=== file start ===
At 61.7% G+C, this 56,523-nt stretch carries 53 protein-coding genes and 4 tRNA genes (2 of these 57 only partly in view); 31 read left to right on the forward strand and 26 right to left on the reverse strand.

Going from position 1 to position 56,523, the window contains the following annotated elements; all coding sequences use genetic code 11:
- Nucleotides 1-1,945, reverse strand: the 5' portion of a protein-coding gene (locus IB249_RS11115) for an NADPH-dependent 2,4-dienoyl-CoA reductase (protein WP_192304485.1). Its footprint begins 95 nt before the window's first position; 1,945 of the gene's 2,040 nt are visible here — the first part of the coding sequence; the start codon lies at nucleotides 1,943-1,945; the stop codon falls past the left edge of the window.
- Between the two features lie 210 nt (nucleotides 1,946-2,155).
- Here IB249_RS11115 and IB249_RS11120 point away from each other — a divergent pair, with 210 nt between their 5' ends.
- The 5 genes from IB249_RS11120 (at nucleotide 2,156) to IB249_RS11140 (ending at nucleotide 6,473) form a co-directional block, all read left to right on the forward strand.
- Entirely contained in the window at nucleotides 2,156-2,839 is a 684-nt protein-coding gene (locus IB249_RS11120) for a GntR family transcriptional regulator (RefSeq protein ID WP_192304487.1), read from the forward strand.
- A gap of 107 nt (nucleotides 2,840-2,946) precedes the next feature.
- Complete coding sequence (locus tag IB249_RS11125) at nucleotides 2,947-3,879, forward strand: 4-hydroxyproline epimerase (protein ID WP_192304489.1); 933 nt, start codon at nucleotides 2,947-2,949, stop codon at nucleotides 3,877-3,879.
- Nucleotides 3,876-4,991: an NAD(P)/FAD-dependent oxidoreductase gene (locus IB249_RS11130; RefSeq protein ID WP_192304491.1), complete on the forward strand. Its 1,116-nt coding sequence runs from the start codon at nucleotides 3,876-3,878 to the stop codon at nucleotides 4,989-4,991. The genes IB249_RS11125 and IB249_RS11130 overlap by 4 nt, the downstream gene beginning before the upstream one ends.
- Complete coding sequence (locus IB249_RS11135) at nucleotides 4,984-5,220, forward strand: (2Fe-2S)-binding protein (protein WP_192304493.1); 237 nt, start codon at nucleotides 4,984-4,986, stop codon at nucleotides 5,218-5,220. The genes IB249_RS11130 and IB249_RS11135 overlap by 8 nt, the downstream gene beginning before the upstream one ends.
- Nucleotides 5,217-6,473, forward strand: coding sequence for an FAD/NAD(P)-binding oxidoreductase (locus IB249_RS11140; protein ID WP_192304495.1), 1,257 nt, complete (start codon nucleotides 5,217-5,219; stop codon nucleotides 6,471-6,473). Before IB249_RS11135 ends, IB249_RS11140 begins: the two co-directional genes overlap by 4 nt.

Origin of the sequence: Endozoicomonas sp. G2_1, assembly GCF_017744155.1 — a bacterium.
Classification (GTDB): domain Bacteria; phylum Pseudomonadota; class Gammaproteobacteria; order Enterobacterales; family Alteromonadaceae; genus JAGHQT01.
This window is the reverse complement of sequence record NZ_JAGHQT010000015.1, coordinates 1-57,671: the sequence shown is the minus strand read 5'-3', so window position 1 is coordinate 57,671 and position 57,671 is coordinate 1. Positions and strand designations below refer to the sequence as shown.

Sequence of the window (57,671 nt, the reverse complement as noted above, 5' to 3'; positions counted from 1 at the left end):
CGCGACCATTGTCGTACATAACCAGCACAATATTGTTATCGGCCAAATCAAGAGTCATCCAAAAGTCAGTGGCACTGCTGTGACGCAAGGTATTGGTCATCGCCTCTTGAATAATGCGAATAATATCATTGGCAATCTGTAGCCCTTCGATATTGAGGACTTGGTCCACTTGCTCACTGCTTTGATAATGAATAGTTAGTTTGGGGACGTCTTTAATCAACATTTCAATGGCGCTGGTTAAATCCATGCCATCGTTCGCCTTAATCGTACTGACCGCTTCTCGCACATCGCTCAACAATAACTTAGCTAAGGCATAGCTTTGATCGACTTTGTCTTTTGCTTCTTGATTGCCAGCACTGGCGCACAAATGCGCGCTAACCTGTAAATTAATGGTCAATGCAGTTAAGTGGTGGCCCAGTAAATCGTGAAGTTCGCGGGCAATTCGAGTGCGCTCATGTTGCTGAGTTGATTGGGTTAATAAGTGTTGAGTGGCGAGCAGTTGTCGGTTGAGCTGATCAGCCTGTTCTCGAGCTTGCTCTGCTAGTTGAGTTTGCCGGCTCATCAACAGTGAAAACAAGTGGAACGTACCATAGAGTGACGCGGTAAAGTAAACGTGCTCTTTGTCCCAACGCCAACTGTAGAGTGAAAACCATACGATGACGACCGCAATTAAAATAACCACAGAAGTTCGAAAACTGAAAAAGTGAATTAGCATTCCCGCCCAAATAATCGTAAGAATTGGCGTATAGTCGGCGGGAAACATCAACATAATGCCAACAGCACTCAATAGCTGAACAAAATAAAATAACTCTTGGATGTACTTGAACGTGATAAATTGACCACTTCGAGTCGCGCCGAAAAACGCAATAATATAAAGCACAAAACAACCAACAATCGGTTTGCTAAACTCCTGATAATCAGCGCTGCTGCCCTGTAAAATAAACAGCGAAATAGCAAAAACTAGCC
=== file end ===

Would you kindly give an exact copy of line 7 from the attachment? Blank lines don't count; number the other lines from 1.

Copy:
- Entirely contained in the window at nucleotides 2,156-2,839 is a 684-nt protein-coding gene (locus IB249_RS11120) for a GntR family transcriptional regulator (RefSeq protein ID WP_192304487.1), read from the forward strand.